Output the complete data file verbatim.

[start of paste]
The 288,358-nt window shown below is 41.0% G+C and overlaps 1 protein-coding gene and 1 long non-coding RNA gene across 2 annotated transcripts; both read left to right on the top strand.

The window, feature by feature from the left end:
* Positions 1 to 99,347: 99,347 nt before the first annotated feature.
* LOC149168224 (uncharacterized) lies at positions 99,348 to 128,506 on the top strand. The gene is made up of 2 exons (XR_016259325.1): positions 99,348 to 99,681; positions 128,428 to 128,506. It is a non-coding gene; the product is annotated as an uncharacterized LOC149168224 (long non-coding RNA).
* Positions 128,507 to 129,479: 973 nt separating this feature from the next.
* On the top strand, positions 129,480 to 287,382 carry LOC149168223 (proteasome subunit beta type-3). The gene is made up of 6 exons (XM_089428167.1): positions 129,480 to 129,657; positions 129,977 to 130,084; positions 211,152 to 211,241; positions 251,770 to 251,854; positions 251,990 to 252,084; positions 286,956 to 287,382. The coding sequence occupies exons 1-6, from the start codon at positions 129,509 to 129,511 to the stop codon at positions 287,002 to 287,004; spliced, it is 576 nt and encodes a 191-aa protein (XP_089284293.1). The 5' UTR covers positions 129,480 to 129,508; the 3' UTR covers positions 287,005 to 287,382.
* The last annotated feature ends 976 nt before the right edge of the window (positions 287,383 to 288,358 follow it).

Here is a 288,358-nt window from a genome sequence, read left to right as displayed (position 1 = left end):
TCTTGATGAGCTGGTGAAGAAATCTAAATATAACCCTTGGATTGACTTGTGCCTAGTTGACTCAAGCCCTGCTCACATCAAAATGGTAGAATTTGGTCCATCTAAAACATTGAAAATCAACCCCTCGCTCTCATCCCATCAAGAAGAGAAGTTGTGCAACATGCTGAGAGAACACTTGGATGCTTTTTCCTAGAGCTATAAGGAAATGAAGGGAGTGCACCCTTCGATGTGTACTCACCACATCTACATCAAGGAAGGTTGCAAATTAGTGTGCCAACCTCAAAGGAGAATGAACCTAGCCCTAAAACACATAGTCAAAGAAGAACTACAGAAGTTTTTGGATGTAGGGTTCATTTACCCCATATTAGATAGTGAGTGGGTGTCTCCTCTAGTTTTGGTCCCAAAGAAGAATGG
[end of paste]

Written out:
The 288,358-nt window shown below is 41.0% G+C and overlaps 1 protein-coding gene and 1 long non-coding RNA gene across 2 annotated transcripts; both read left to right on the top strand.

The window, feature by feature from the left end:
* Positions 1 to 99,347: 99,347 nt before the first annotated feature.
* LOC149168224 (uncharacterized) lies at positions 99,348 to 128,506 on the top strand. The gene is made up of 2 exons (XR_016259325.1): positions 99,348 to 99,681; positions 128,428 to 128,506. It is a non-coding gene; the product is annotated as an uncharacterized LOC149168224 (long non-coding RNA).
* Positions 128,507 to 129,479: 973 nt separating this feature from the next.
* On the top strand, positions 129,480 to 287,382 carry LOC149168223 (proteasome subunit beta type-3). The gene is made up of 6 exons (XM_089428167.1): positions 129,480 to 129,657; positions 129,977 to 130,084; positions 211,152 to 211,241; positions 251,770 to 251,854; positions 251,990 to 252,084; positions 286,956 to 287,382. The coding sequence occupies exons 1-6, from the start codon at positions 129,509 to 129,511 to the stop codon at positions 287,002 to 287,004; spliced, it is 576 nt and encodes a 191-aa protein (XP_089284293.1). The 5' UTR covers positions 129,480 to 129,508; the 3' UTR covers positions 287,005 to 287,382.
* The last annotated feature ends 976 nt before the right edge of the window (positions 287,383 to 288,358 follow it).

Here is a 288,358-nt window from a genome sequence, read left to right as displayed (position 1 = left end):
TCTTGATGAGCTGGTGAAGAAATCTAAATATAACCCTTGGATTGACTTGTGCCTAGTTGACTCAAGCCCTGCTCACATCAAAATGGTAGAATTTGGTCCATCTAAAACATTGAAAATCAACCCCTCGCTCTCATCCCATCAAGAAGAGAAGTTGTGCAACATGCTGAGAGAACACTTGGATGCTTTTTCCTAGAGCTATAAGGAAATGAAGGGAGTGCACCCTTCGATGTGTACTCACCACATCTACATCAAGGAAGGTTGCAAATTAGTGTGCCAACCTCAAAGGAGAATGAACCTAGCCCTAAAACACATAGTCAAAGAAGAACTACAGAAGTTTTTGGATGTAGGGTTCATTTACCCCATATTAGATAGTGAGTGGGTGTCTCCTCTAGTTTTGGTCCCAAAGAAGAATGG